Sumner's history with Midway extends back to 1983 -- four years before he took control of Viacom -- when he reportedly first began buying shares in the videogame maker's predecessor company, WMS Industries, a slot machine and pinball game maker. In 1993 he set his sights on Paramount, which he won after a protracted takeover battle with home shopping network QVC.
During that raucous fight for Paramount, Sumner had roughly a 25% stake in WMS Industries and WMS chief executive Louis Nicastro began buying shares in Viacom, which QVC lawyers at the time claimed was an attempt "by Redstone of Viacom to inflate the value of Redstone's acquisition currency." (No wrongdoing was ever discovered, and Sumner said publicly at the time that he had no knowledge of WMS' purchases of Viacom shares.)
Nevertheless, Wall Streeters noted that when Midway was spun off from WMS in 1996, and Sumner later began steadily buying up shares, the stock price soared and Nicastro was eventually able to sell out. "Clearly, Midway's valuation has been dramatically affected by what Sumner was doing," said Edward Williams, an analyst at BMO Capital Markets.
Shares in Midway closed Wednesday at $5.84 a share in trading on the New York Stock Exchange, but in late 2005, just before he transferred a large chunk of his personal holdings to National Amusements, the stock was over $23 a share.
"His Midway stake is really an odd story," said Michael Pachter, an analyst at Wedbush Morgan Securities.
In 2002, Sumner transferred some 3.7 million shares of Midway, representing an 8.4% stake, to his ex-wife Phyllis as part of their divorce settlement. "No one really understood why he gave her his stock," said Pachter. "For some reason, with all his billions of dollars, he divided his stock in Midway."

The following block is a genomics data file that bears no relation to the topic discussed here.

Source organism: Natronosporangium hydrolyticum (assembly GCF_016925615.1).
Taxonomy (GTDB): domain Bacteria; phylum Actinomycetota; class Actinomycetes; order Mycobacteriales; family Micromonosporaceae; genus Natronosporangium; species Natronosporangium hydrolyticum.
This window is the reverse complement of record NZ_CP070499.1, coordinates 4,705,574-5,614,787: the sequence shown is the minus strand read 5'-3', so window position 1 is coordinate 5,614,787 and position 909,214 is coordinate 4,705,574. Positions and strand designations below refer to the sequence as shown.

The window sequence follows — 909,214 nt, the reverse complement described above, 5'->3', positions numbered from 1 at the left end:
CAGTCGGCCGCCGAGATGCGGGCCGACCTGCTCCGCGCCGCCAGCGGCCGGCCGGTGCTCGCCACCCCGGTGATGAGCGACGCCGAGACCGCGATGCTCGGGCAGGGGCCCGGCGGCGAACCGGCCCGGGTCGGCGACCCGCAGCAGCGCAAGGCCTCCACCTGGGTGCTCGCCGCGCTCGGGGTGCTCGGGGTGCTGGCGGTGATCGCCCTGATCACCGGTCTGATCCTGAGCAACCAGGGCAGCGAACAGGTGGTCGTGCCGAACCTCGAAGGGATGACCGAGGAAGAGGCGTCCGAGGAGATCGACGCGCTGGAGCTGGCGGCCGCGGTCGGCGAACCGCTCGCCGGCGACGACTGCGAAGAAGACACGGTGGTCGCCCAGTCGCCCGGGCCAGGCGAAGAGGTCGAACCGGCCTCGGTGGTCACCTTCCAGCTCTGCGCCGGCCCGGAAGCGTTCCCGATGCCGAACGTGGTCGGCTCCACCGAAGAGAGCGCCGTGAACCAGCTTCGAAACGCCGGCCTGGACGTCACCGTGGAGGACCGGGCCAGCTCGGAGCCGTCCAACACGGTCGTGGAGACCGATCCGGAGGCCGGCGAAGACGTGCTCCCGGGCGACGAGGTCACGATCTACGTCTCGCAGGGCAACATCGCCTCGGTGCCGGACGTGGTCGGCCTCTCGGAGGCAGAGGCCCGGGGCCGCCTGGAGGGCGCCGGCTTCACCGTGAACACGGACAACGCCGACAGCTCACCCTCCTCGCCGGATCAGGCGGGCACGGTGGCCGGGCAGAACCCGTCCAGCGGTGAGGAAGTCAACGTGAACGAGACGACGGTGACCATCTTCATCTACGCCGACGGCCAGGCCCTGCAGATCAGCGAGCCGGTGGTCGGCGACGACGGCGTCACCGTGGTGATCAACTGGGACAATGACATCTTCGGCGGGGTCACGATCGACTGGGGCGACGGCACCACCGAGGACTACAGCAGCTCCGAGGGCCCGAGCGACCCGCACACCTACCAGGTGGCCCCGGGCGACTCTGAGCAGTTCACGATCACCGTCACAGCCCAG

After the divorce, Sumner went on a buying spree, steadily increasing his shares in the unprofitable Midway, and today holds a roughly 90% stake in the company, through three entities: his personal accounts, National Amusements, and a subsidiary, Sumco Inc. "He just kept going and going," said Pachter.
While Sumner was buying shares personally over that time, he was also directing National Amusements to buy in to Midway. According to Midway's 2005 proxy, before the deal in that same year in which Sumner transferred a large chunk of his own stake to National, Sumner owned 57.5 million shares of Midway, while National owned 11.5 million.
Sumner loves Les
Sumner's accumulation of Midway became a point of contention in a 2006 lawsuit filed by his son Brent, in which he argued he was frozen out of the family business and sought to dissolve National Amusements. "Sumner Redstone acquired large amounts of Midway Games stock for himself in competition with purchases by [National Amusements]," according to the complaint. (The lawsuit was eventually settled, and Sumner bought out his son's share of National for about $240 million.)
In the feud with Shari, it appears father and daughter are at the point of no return, with litigation looming on the horizon. The two sides have discussed a deal in which Shari would leave the boards of both Viacom and CBS, where she sits as vice chairman of each board, in exchange for a financial settlement.
But that appears unlikely given that Shari believes if she can hang on to her board seats she would automatically become chairman of both companies after Sumner is gone. One point of wrangling is language in a trust Sumner established in 2002 that some interpret as unequivocally stating that Shari is designated the successor as long as she is on the boards of CBS and Viacom when Sumner passes away.
"This is all about when Sumner dies," is how one source close to the matter put it.
Another source familiar with the matter described the situation as "volatile" and predicted that it will play out this way: the two sides will reach an impasse in settlement talks, and Sumner will attempt to forcibly remove Shari from the boards, prompting Shari's lawyers to file a lawsuit and seek an injunction to keep her as a director of CBS and Viacom.